By Caldwell Titcomb
It was something of a scandal a half century ago when West Side Story lost the best -musical Tony award to the mediocre and formulaic The Music Man. But time has a way of righting major mistakes. And the pervading verdict now places West Side Story at the pinnacle of the American musical theater – along with Show Boat, Carousel, Kiss Me,Kate, The Golden Apple, Sweeney Todd, and a few others.
Updating the basic plot of Romeo and Juliet, the work has a book by Arthur Laurents, music by Leonard Bernstein, and lyrics by the young Stephen Sondheim (the current issue of The Sondheim Review devotes eleven pages to the musical’s 50th anniversary).
To mark this milestone, the Boston Conservatory Theater Ensemble has mounted a production using performers around the age of the characters portrayed in the work. To flesh out the project, the institution also imported the composer’s daughter, Jamie Bernstein Thomas, to talk about the musical before a large audience.
She pointed out that director/choreographer Jerome Robbins originally conceived the work as a conflict between Jews and Italian Catholics on New York’s East side, until it was decided to focus on Puerto Ricans on the West side. She described her father’s music as “a perfect bridge” between Broadway and concert-hall traditions. There is highbrow and lowbrow, she said, but “my father’s music is all-brow.”
She said he was fully aware of the mid-century tension between tonal and atonal music, and explained the extensive reliance in West Side Story on a three-note cell: an ascending fourth followed by a tritone (such as G-C-F-sharp). As a result, “normal people can now sing tritones.” She asserted that “the music tells the story as well as the words do.”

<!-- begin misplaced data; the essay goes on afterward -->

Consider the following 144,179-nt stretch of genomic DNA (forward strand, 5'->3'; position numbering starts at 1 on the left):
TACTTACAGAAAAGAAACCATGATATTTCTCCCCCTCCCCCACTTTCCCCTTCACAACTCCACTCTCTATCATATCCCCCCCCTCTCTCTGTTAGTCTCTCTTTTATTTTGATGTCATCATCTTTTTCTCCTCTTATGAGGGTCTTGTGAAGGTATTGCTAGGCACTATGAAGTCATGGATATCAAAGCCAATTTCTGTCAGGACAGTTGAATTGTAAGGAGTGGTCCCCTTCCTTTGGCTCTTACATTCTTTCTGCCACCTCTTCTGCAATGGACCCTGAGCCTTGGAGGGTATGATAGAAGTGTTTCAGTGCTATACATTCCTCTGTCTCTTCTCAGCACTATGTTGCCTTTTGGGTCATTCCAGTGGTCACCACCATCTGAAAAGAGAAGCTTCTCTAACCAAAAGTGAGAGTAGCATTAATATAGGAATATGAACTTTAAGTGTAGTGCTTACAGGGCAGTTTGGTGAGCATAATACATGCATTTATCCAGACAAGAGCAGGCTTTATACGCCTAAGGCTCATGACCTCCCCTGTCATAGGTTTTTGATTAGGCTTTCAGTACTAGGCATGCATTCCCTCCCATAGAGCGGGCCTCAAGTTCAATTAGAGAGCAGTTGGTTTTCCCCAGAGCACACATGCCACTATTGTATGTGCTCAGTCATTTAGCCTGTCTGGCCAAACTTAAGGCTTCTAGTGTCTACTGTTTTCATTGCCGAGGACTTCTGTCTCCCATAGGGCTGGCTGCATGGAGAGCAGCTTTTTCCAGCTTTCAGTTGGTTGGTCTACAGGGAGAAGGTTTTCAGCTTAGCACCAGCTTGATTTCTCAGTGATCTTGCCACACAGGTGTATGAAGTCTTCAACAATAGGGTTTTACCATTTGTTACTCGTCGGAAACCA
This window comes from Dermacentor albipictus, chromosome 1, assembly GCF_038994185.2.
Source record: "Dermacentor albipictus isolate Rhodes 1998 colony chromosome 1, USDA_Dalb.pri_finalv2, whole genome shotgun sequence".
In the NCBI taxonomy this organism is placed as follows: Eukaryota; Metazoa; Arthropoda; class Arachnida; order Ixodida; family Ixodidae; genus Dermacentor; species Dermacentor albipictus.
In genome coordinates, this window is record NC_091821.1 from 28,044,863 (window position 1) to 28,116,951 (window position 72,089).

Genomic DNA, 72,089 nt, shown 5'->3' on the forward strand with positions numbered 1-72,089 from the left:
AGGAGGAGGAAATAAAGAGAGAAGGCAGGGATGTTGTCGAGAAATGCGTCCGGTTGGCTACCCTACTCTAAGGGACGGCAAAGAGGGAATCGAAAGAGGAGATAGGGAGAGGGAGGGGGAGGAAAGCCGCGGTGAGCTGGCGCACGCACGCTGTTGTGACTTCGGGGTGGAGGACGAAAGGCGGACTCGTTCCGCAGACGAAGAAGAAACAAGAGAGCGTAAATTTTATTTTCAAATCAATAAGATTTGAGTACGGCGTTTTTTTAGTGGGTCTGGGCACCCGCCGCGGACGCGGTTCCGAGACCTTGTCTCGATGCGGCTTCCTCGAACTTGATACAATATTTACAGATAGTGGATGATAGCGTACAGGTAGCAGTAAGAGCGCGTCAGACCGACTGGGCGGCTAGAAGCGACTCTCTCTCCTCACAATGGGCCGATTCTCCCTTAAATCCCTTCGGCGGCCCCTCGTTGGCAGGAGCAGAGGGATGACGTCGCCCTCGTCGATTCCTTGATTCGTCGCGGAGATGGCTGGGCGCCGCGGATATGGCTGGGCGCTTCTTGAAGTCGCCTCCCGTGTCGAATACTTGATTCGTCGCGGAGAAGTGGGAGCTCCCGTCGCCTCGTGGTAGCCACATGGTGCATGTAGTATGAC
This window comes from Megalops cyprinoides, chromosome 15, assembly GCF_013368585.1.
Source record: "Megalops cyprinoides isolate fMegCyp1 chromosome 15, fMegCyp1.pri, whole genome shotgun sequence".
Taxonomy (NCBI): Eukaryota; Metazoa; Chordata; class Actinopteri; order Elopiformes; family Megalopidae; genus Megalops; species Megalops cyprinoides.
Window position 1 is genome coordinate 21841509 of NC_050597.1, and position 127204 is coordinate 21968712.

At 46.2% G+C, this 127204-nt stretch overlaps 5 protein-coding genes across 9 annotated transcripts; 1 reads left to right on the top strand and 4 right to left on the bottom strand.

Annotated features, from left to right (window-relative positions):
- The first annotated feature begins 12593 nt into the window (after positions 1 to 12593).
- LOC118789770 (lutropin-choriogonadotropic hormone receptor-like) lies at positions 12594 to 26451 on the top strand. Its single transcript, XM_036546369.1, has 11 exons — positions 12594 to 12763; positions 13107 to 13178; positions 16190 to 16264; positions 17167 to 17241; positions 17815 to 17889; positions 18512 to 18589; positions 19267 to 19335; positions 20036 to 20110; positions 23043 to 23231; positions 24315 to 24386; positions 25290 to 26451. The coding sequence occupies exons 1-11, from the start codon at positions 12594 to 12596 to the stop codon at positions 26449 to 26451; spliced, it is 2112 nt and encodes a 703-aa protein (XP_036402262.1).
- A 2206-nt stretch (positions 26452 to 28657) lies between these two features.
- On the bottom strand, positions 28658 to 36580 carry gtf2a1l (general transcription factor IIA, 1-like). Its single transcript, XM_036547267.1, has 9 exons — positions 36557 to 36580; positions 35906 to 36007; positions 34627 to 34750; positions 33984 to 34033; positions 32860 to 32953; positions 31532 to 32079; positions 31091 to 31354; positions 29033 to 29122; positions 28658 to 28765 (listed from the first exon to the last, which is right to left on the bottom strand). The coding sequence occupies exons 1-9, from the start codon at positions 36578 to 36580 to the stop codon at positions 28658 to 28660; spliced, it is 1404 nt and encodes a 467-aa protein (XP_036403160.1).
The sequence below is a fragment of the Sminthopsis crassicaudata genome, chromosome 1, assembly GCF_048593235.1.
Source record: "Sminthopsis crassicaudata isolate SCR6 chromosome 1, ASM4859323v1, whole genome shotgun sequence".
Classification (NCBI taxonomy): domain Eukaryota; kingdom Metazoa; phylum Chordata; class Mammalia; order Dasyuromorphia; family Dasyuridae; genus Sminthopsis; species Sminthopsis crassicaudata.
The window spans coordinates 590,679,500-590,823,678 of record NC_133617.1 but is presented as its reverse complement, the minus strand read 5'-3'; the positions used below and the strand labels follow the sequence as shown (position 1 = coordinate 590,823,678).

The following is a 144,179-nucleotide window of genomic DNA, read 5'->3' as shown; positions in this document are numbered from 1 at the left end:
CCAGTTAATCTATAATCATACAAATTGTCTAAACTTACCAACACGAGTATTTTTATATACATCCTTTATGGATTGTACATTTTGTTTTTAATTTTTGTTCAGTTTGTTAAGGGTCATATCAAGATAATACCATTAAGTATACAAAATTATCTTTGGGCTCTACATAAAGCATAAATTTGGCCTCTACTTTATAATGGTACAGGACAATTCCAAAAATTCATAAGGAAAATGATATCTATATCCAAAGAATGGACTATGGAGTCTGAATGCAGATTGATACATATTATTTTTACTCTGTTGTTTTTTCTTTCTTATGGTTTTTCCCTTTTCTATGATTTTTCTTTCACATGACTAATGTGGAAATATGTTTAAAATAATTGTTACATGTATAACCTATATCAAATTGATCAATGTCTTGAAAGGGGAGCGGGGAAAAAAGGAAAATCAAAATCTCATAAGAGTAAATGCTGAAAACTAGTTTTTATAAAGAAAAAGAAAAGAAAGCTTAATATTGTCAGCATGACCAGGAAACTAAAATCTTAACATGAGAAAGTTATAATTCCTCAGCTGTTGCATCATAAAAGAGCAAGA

Reaching its final form was unusually difficult, she said. “Something’s Coming” was inserted only two weeks before the opening; and “One Hand, One Heart” was originally intended for Candide. She stated that her father “never gave up on brotherhood and world peace,” and hoped that West Side Story would point in that direction.
The production is directed by Neil Donohoe, with musical direction by Bill Casey and a 28-piece orchestra conducted by Reuben Reynolds III. The music is rhythmically more intricate than that of earlier musicals, but Reynolds has elicited remarkable accuracy from his players.
John Bambery and Ashleigh Davidson are splendid as the lovers Tony and Maria, and the rest of the 33-person cast sing confidently. But what is even more impressive is the dancing. The work has a dozen choreographed pieces – more than any other musical before or since – and co-choreographers Stephen Reed (who worked extensively with Jerome Robbins himself) and Michelle Chasse have devised extremely demanding physical movements. Yet all these youngsters execute their breathtaking dancing with a precision that is absolutely sensational.
Andrew Stuart has designed a basic black wall covered with white graffiti. Sections of mesh fences fly in as needed, with other props to indicate a store, a bedroom or a bridal shop. David Costa-Cabral has fashioned contrasting garb for the members of the rival gangs, the Jets and the Sharks. And John R. Malinowski has provided his usual effective lighting.
Performances continue through November 4 at the Boston Conservatory Theater, 31 Hemenway Street. Box Office: 617-912-9222.